The picture left him deeply distraught. Granduncles, uncles, cousins, nephews and relations by marriage confronted him, armed to the teeth, waiting to kill, or be killed. His lips dry, limbs in tremor, enervated and depressed, Arjuna slumped on his chariot, his celebrated bow, the Gandiva, dropping from his hands. He looked at Krishna and said, he felt like withdrawing from battle; he was harassed by his conscience; his emotions in turmoil; he longed to be guided.
Krishna asked Arjuna to listen to him. He then gave a lecture that was homily in parts, harangue in others, and seemingly everlasting wisdom in between. All with a view to enthusing Arjuna to engage in the battle, but going far beyond this immediate context.
Krishna began, “You grieve in vain, you worry for those who are not in any need of it. The wise never mourn of either the living or the dead.”
Questions to Job
After announcing his presence amidst the whirlwind, God queries Job on varied topics. Job is asked whether he is aware of the craft behind Creation, the design that caters to every contingency:
“Where were you when I laid the
foundation of the earth ?
Tell Me, if you have the understanding.
Who determined its measurements ?
Surely you know !
Or who stretched the line upon it ?
To what were its foundations
Or who laid its cornerstone,
When the morning stars sang
“Have you entered the treasury of
Or have you seen the treasury of hail,
Which I have reserved for the time of
For the day of battle and war ?”
Then, God interviews Job on the difficulties of administrating such a complex system.
“Can you lift up your voice to the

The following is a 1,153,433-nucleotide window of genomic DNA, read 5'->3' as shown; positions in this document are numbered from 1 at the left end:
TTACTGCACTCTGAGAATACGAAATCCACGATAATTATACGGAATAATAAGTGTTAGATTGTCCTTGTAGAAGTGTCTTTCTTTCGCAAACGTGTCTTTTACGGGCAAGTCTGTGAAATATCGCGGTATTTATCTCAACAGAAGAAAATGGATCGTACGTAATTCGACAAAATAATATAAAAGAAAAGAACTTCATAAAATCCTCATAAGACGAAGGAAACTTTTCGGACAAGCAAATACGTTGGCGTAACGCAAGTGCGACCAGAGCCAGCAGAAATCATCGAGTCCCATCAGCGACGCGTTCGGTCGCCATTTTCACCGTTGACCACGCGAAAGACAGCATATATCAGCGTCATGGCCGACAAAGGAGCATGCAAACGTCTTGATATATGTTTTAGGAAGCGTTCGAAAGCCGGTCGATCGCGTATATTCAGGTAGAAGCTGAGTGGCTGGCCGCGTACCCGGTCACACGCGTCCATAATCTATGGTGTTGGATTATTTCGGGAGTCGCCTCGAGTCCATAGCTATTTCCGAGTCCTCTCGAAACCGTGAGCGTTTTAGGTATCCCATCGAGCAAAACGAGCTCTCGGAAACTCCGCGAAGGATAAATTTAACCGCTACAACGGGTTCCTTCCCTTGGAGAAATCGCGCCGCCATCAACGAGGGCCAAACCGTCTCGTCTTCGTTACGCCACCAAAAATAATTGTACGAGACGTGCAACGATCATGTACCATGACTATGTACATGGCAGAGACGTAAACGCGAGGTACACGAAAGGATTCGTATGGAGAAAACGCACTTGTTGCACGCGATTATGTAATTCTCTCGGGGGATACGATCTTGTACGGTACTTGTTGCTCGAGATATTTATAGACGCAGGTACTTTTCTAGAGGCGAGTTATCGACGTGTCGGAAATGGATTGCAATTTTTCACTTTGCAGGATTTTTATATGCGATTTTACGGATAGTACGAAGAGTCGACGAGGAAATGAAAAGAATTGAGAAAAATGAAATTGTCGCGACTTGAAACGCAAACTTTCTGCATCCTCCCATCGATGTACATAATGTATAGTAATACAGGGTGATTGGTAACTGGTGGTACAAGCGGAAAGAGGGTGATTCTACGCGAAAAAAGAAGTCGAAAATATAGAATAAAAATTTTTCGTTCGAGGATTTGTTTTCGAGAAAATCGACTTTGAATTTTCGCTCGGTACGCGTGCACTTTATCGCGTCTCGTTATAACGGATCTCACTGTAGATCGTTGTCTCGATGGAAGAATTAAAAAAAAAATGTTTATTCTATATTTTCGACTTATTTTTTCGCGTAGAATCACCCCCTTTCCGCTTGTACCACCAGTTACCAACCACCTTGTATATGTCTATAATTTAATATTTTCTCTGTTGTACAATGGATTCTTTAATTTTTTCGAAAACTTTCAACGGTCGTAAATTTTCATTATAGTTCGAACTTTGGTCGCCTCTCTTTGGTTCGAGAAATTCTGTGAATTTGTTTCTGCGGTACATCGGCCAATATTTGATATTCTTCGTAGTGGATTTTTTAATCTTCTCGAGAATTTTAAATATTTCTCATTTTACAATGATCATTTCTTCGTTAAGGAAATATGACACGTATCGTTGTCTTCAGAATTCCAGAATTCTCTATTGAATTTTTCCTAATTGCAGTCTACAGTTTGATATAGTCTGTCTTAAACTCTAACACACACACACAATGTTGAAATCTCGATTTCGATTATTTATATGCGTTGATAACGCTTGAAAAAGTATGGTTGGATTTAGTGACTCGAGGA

That an abundance of water may
cover you ?
Can you send out lightnings, that
they may go,
And say to you, ‘Here we are!’?
“Can you hunt the prey for the lion,
Or satisfy the appetite of the young
When they crouch in their dens,
Or lurk in their lairs to lie in wait ?”
“Does the hawk fly by your wisdom,
And spread its wings toward the
Does the eagle mount up at your
And make its nest on the high ?”
Sometimes the questions are challenges of raw bravado, rather out of bounds for any mortal, not merely Job.
“Can you draw out Leviathan
with a hook,
Or snare his tongue with a line which you lower ?
Can you put a reed through his nose,
Or pierce his jaw with a hook ?”
But the most intriguing of God’s questions to Job are thrown in passing, almost inconspicuous in the surrounding rhetoric.
“Have you an arm like God ?
Or can you thunder with a voice like His ?
Then adorn yourself with majesty and
And array yourself with glory and
Disperse the rage of your wrath;
Look on everyone who is proud, and
Look on everyone who is proud, and
bring him low;
Tread down the wicked in their place.
Hide them in the dust together,
Bind their faces in hidden darkness.
Then I will also confess to you
That your own right hand can save
Here God takes Job into deeper waters, into the realms of judgment and rectitude, and the difficulties of giving each his due. Even the command of overweening powers does not remove the problems of equitable distribution of justice, seems to be the hint.
Throughout the discourse Job remained quiet, barring interludes of supplicatory litany. As the questions established, the scheme of things is too vast, too involved and too arcane for the understanding of those not in direct charge, and Job conceded,
“Therefore I have uttered what I did
Things too wonderful for me, which I
did not know.
I have heard of You by the hearings of
But now my eye sees You.
Therefore I abhor myself,
And repent in dust and ashes.”
The visual appeal that overwhelms Job is similar to the vision Krishna revealed of himself, and the effects upon the audience, as visceral.
“Then Krishna revealed his supreme form —
Possessing numerous mouths and eyes, glittering with
divine ornaments, displaying divine signs,